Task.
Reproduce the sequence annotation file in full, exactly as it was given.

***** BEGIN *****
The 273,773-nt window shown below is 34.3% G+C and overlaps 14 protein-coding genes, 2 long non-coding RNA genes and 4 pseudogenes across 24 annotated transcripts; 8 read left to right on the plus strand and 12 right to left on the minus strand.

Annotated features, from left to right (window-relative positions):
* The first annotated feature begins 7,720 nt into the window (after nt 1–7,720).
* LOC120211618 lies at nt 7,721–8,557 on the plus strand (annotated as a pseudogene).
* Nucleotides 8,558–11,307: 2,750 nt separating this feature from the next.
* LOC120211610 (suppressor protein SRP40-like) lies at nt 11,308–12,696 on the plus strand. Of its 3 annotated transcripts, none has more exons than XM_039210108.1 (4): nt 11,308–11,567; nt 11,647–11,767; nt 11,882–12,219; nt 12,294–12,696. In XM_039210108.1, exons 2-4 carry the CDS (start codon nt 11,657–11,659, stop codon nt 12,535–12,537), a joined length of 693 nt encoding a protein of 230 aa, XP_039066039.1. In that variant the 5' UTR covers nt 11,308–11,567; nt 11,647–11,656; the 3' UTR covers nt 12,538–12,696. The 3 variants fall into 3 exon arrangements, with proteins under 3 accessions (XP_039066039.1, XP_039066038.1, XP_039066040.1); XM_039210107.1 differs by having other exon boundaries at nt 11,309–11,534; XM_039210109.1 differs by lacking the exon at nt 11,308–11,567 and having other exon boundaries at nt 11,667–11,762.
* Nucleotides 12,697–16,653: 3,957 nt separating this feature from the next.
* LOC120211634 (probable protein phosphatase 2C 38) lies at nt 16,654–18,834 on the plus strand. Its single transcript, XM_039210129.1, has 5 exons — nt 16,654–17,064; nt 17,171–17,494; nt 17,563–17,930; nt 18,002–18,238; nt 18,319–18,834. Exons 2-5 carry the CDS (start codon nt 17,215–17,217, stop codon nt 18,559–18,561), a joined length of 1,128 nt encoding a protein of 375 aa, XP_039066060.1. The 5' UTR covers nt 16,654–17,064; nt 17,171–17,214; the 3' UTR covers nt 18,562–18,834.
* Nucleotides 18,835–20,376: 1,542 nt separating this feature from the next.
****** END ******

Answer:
The 273,773-nt window shown below is 34.3% G+C and overlaps 14 protein-coding genes, 2 long non-coding RNA genes and 4 pseudogenes across 24 annotated transcripts; 8 read left to right on the plus strand and 12 right to left on the minus strand.

Annotated features, from left to right (window-relative positions):
* The first annotated feature begins 7,720 nt into the window (after nt 1–7,720).
* LOC120211618 lies at nt 7,721–8,557 on the plus strand (annotated as a pseudogene).
* Nucleotides 8,558–11,307: 2,750 nt separating this feature from the next.
* LOC120211610 (suppressor protein SRP40-like) lies at nt 11,308–12,696 on the plus strand. Of its 3 annotated transcripts, none has more exons than XM_039210108.1 (4): nt 11,308–11,567; nt 11,647–11,767; nt 11,882–12,219; nt 12,294–12,696. In XM_039210108.1, exons 2-4 carry the CDS (start codon nt 11,657–11,659, stop codon nt 12,535–12,537), a joined length of 693 nt encoding a protein of 230 aa, XP_039066039.1. In that variant the 5' UTR covers nt 11,308–11,567; nt 11,647–11,656; the 3' UTR covers nt 12,538–12,696. The 3 variants fall into 3 exon arrangements, with proteins under 3 accessions (XP_039066039.1, XP_039066038.1, XP_039066040.1); XM_039210107.1 differs by having other exon boundaries at nt 11,309–11,534; XM_039210109.1 differs by lacking the exon at nt 11,308–11,567 and having other exon boundaries at nt 11,667–11,762.
* Nucleotides 12,697–16,653: 3,957 nt separating this feature from the next.
* LOC120211634 (probable protein phosphatase 2C 38) lies at nt 16,654–18,834 on the plus strand. Its single transcript, XM_039210129.1, has 5 exons — nt 16,654–17,064; nt 17,171–17,494; nt 17,563–17,930; nt 18,002–18,238; nt 18,319–18,834. Exons 2-5 carry the CDS (start codon nt 17,215–17,217, stop codon nt 18,559–18,561), a joined length of 1,128 nt encoding a protein of 375 aa, XP_039066060.1. The 5' UTR covers nt 16,654–17,064; nt 17,171–17,214; the 3' UTR covers nt 18,562–18,834.
* Nucleotides 18,835–20,376: 1,542 nt separating this feature from the next.